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Sizing up the cost of a potential Blake Martinez contract extension

A few recent free agent signings at inside linebacker help clear up the picture of what it would take to extend the Packers’ former fourth-round pick.

Green Bay Packers v Detroit Lions Photo by Gregory Shamus/Getty Images

Earlier this week, Green Bay Packers inside linebacker Blake Martinez appeared inside APC’s top-10 countdown of the team’s best players heading into the 2019 season. A source of stability for the Packers in terms of health and production over his first three seasons in the league, Martinez is a key figure in Green Bay’s defense and would figure to be in the team’s long-term plans.

But Martinez is heading into the final year of his rookie deal signed in 2016 and could command a lucrative offer with a strong follow-up to his 2018 season.

With a career-high 144 tackles and five sacks, Martinez could factor heavily into the plans of defensive coordinator Mike Pettine in his second season in Green Bay. A 16-game starter the past two seasons, Martinez has been reliable for the Packers since being drafted in the fourth round and that dependability comes with a price.

In March 2018, the Houston Texans signed Benardrick McKinney to what was the third-highest contract among NFL middle linebackers at the time. McKinney, coming off his first Pro Bowl nod that season, started 16 games in three of his first four seasons. He tallied 105 tackles, 1.5 sacks, and one forced fumble in 2017, modest numbers in comparison to Martinez’s marks of the past couple years. Still, McKinney received a five-year, $50 million contract with $21 million guaranteed.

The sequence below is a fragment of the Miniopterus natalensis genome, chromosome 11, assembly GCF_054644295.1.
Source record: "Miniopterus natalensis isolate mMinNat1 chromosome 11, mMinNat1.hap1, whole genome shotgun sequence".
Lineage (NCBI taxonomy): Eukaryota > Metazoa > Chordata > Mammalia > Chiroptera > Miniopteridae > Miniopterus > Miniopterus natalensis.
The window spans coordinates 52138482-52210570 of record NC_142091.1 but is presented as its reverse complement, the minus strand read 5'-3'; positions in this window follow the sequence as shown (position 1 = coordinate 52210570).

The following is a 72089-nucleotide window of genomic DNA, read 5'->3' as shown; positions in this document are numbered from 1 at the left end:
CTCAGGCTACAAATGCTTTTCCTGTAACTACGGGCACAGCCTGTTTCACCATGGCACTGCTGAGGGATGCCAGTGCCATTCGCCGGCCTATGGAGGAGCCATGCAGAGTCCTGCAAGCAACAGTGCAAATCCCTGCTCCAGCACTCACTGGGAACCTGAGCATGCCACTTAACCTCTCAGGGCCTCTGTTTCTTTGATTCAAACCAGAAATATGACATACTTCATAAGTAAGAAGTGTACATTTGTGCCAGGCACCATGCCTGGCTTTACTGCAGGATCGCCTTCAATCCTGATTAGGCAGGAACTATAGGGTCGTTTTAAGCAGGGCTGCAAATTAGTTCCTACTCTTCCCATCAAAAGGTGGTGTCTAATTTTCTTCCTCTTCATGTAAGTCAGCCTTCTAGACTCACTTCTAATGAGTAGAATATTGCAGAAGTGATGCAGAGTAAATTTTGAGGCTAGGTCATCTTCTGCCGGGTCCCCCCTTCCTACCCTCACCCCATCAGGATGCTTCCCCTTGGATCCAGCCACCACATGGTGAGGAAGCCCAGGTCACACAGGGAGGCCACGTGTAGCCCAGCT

This spring, another elite inside linebacker signed a massive deal when CJ Mosley agreed to a five-year, $85 million contract with a whopping $51 million guaranteed. However, Mosley has an edge on Martinez in that he earned Pro Bowl recognition in four of his five years in the NFL and has created 15 turnovers to Martinez’s three. Yet, Mosley recorded only one season above 132 tackles (his rookie year) and has not eclipsed four sacks in a given season.

Martinez should not be in line for a contract of Mosley’s magnitude, but it is fair to suggest that he will be in the ballpark of McKinney or slightly above. After all, Anthony Hitchens negotiated a five-year, $45 million contract with Kansas City in 2018 after four pro seasons and Martinez has already far surpassed Hitchens’ production up to that point. The Los Angeles Chargers also gave Denzel Perryman a two-year extension averaging $6 million a year this offseason after an injury-filled third and fourth-year years on his rookie contract. Difference-making potential when healthy helped Perryman in his negotiation.

If Martinez has a fully healthy season for a third consecutive year, he should be expected to match or exceed his numbers and caliber of play in 2019. That means Martinez will not come cheaply. After a 2019 offseason that saw the Packers splash in the free agent pool on several occasions, it is estimated that the team will have around $28 million in cap room, a number near the bottom of the league. That was before the Packers picked up Kenny Clark’s fifth-year option worth around $8 million in 2020. Committing five years and a high seven-figure salary to Martinez alone becomes a potentially costly investment.

However, the uncertain future impacts of 2018 third-rounder Oren Burks and 2019 seventh-rounder Ty Summers make Martinez a near-irreplaceable talent at inside linebacker for the Packers. Holding most of the leverage at this juncture, Martinez should be expected to wear a green and gold uniform for a few more seasons. But that would come with receiving one of the richest contracts ever given to a Packer defender.